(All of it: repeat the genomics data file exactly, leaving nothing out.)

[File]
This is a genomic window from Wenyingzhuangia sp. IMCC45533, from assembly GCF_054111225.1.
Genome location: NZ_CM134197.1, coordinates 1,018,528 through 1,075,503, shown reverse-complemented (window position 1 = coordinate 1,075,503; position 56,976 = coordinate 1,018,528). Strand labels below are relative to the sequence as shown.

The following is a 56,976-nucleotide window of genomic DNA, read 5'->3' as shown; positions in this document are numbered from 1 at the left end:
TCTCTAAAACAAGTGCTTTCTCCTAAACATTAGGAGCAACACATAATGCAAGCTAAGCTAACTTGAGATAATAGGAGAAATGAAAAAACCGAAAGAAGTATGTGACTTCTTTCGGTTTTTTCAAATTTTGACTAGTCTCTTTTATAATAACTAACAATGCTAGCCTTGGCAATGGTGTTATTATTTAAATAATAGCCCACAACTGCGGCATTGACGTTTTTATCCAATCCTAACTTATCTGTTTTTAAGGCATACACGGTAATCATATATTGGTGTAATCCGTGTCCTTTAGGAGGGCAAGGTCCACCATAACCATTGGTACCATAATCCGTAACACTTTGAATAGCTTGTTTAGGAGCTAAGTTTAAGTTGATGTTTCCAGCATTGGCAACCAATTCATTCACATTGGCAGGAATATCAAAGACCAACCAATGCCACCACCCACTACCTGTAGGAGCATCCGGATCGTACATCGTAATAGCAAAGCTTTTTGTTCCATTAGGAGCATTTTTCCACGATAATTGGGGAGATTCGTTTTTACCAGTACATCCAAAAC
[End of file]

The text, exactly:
This is a genomic window from Wenyingzhuangia sp. IMCC45533, from assembly GCF_054111225.1.
Genome location: NZ_CM134197.1, coordinates 1,018,528 through 1,075,503, shown reverse-complemented (window position 1 = coordinate 1,075,503; position 56,976 = coordinate 1,018,528). Strand labels below are relative to the sequence as shown.

The following is a 56,976-nucleotide window of genomic DNA, read 5'->3' as shown; positions in this document are numbered from 1 at the left end:
TCTCTAAAACAAGTGCTTTCTCCTAAACATTAGGAGCAACACATAATGCAAGCTAAGCTAACTTGAGATAATAGGAGAAATGAAAAAACCGAAAGAAGTATGTGACTTCTTTCGGTTTTTTCAAATTTTGACTAGTCTCTTTTATAATAACTAACAATGCTAGCCTTGGCAATGGTGTTATTATTTAAATAATAGCCCACAACTGCGGCATTGACGTTTTTATCCAATCCTAACTTATCTGTTTTTAAGGCATACACGGTAATCATATATTGGTGTAATCCGTGTCCTTTAGGAGGGCAAGGTCCACCATAACCATTGGTACCATAATCCGTAACACTTTGAATAGCTTGTTTAGGAGCTAAGTTTAAGTTGATGTTTCCAGCATTGGCAACCAATTCATTCACATTGGCAGGAATATCAAAGACCAACCAATGCCACCACCCACTACCTGTAGGAGCATCCGGATCGTACATCGTAATAGCAAAGCTTTTTGTTCCATTAGGAGCATTTTTCCACGATAATTGGGGAGATTCGTTTTTACCAGTACATCCAAAAC